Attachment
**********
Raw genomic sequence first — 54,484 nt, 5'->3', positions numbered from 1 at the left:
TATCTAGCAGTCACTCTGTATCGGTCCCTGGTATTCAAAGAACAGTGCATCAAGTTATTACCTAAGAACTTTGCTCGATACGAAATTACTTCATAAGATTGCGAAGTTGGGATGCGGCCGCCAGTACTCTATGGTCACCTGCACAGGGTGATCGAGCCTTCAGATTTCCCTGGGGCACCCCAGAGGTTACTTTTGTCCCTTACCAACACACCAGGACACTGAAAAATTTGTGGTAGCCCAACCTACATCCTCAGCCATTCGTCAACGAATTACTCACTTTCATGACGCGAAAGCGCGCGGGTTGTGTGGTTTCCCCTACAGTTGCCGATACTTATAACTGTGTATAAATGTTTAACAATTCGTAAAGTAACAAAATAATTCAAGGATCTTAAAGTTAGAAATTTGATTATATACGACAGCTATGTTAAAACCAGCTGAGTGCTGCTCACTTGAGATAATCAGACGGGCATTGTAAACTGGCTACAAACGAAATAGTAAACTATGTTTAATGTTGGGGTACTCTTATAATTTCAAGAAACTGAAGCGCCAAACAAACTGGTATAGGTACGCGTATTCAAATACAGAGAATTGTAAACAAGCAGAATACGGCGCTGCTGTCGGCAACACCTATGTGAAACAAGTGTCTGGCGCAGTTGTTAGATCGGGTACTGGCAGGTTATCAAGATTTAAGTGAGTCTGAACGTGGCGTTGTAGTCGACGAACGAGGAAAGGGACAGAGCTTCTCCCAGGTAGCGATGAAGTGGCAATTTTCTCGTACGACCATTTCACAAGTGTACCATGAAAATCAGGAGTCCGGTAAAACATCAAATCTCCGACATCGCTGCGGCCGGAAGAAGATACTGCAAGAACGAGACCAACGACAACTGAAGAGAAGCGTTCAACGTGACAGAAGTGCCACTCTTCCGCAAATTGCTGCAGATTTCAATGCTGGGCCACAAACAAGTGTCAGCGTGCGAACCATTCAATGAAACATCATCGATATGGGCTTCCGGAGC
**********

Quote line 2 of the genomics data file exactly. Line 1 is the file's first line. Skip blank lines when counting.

TATCTAGCAGTCACTCTGTATCGGTCCCTGGTATTCAAAGAACAGTGCATCAAGTTATTACCTAAGAACTTTGCTCGATACGAAATTACTTCATAAGATTGCGAAGTTGGGATGCGGCCGCCAGTACTCTATGGTCACCTGCACAGGGTGATCGAGCCTTCAGATTTCCCTGGGGCACCCCAGAGGTTACTTTTGTCCCTTACCAACACACCAGGACACTGAAAAATTTGTGGTAGCCCAACCTACATCCTCAGCCATTCGTCAACGAATTACTCACTTTCATGACGCGAAAGCGCGCGGGTTGTGTGGTTTCCCCTACAGTTGCCGATACTTATAACTGTGTATAAATGTTTAACAATTCGTAAAGTAACAAAATAATTCAAGGATCTTAAAGTTAGAAATTTGATTATATACGACAGCTATGTTAAAACCAGCTGAGTGCTGCTCACTTGAGATAATCAGACGGGCATTGTAAACTGGCTACAAACGAAATAGTAAACTATGTTTAATGTTGGGGTACTCTTATAATTTCAAGAAACTGAAGCGCCAAACAAACTGGTATAGGTACGCGTATTCAAATACAGAGAATTGTAAACAAGCAGAATACGGCGCTGCTGTCGGCAACACCTATGTGAAACAAGTGTCTGGCGCAGTTGTTAGATCGGGTACTGGCAGGTTATCAAGATTTAAGTGAGTCTGAACGTGGCGTTGTAGTCGACGAACGAGGAAAGGGACAGAGCTTCTCCCAGGTAGCGATGAAGTGGCAATTTTCTCGTACGACCATTTCACAAGTGTACCATGAAAATCAGGAGTCCGGTAAAACATCAAATCTCCGACATCGCTGCGGCCGGAAGAAGATACTGCAAGAACGAGACCAACGACAACTGAAGAGAAGCGTTCAACGTGACAGAAGTGCCACTCTTCCGCAAATTGCTGCAGATTTCAATGCTGGGCCACAAACAAGTGTCAGCGTGCGAACCATTCAATGAAACATCATCGATATGGGCTTCCGGAGC